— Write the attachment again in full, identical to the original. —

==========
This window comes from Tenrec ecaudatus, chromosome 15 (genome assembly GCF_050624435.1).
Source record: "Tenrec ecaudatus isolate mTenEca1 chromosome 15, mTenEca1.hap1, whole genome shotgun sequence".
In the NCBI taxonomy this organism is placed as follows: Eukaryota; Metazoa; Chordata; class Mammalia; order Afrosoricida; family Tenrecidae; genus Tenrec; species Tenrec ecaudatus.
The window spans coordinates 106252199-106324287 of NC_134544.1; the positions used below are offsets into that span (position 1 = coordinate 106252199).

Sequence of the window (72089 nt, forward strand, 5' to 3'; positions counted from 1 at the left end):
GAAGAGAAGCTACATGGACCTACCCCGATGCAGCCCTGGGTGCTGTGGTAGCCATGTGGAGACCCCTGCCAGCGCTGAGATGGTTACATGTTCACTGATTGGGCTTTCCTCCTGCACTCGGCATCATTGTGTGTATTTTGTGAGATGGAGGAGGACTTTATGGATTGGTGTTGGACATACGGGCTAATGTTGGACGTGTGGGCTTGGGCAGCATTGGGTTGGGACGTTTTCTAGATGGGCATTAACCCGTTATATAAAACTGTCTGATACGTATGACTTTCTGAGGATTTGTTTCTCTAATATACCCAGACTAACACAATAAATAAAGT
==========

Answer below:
This window comes from Tenrec ecaudatus, chromosome 15 (genome assembly GCF_050624435.1).
Source record: "Tenrec ecaudatus isolate mTenEca1 chromosome 15, mTenEca1.hap1, whole genome shotgun sequence".
In the NCBI taxonomy this organism is placed as follows: Eukaryota; Metazoa; Chordata; class Mammalia; order Afrosoricida; family Tenrecidae; genus Tenrec; species Tenrec ecaudatus.
The window spans coordinates 106252199-106324287 of NC_134544.1; the positions used below are offsets into that span (position 1 = coordinate 106252199).

Sequence of the window (72089 nt, forward strand, 5' to 3'; positions counted from 1 at the left end):
GAAGAGAAGCTACATGGACCTACCCCGATGCAGCCCTGGGTGCTGTGGTAGCCATGTGGAGACCCCTGCCAGCGCTGAGATGGTTACATGTTCACTGATTGGGCTTTCCTCCTGCACTCGGCATCATTGTGTGTATTTTGTGAGATGGAGGAGGACTTTATGGATTGGTGTTGGACATACGGGCTAATGTTGGACGTGTGGGCTTGGGCAGCATTGGGTTGGGACGTTTTCTAGATGGGCATTAACCCGTTATATAAAACTGTCTGATACGTATGACTTTCTGAGGATTTGTTTCTCTAATATACCCAGACTAACACAATAAATAAAGT